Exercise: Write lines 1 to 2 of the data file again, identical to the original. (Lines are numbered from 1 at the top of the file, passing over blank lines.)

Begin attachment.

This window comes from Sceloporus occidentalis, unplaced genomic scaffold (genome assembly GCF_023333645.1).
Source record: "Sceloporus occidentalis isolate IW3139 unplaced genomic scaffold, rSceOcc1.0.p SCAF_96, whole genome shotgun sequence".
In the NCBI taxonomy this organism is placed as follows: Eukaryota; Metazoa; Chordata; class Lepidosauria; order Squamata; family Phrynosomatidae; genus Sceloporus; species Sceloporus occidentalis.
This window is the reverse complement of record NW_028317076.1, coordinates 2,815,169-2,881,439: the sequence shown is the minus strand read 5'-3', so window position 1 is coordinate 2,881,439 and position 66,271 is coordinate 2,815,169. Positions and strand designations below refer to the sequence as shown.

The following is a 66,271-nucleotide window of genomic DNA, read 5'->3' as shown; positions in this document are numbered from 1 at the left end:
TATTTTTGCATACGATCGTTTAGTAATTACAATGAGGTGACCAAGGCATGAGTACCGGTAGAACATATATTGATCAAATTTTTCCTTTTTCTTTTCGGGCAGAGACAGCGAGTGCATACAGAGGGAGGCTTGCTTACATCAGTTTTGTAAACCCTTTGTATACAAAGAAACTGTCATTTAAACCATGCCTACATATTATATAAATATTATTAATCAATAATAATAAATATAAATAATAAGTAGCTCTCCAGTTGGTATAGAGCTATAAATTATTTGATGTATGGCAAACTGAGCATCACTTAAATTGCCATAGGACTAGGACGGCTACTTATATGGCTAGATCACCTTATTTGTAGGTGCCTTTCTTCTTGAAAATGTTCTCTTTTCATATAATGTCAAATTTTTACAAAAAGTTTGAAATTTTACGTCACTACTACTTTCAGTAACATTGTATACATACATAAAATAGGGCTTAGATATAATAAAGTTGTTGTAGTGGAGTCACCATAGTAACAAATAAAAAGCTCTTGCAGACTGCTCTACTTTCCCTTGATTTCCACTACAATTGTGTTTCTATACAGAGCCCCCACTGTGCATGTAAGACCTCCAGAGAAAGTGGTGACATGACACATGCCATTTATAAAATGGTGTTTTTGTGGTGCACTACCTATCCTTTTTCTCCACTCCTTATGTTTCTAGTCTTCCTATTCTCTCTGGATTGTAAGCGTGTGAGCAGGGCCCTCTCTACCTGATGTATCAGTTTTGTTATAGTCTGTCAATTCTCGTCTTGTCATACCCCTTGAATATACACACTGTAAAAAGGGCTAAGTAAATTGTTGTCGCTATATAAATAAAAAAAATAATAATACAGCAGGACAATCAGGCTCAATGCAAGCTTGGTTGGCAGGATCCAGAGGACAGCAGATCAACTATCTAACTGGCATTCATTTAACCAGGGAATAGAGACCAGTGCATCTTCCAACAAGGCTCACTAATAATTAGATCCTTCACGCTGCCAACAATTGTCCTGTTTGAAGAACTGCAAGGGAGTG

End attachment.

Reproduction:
This window comes from Sceloporus occidentalis, unplaced genomic scaffold (genome assembly GCF_023333645.1).
Source record: "Sceloporus occidentalis isolate IW3139 unplaced genomic scaffold, rSceOcc1.0.p SCAF_96, whole genome shotgun sequence".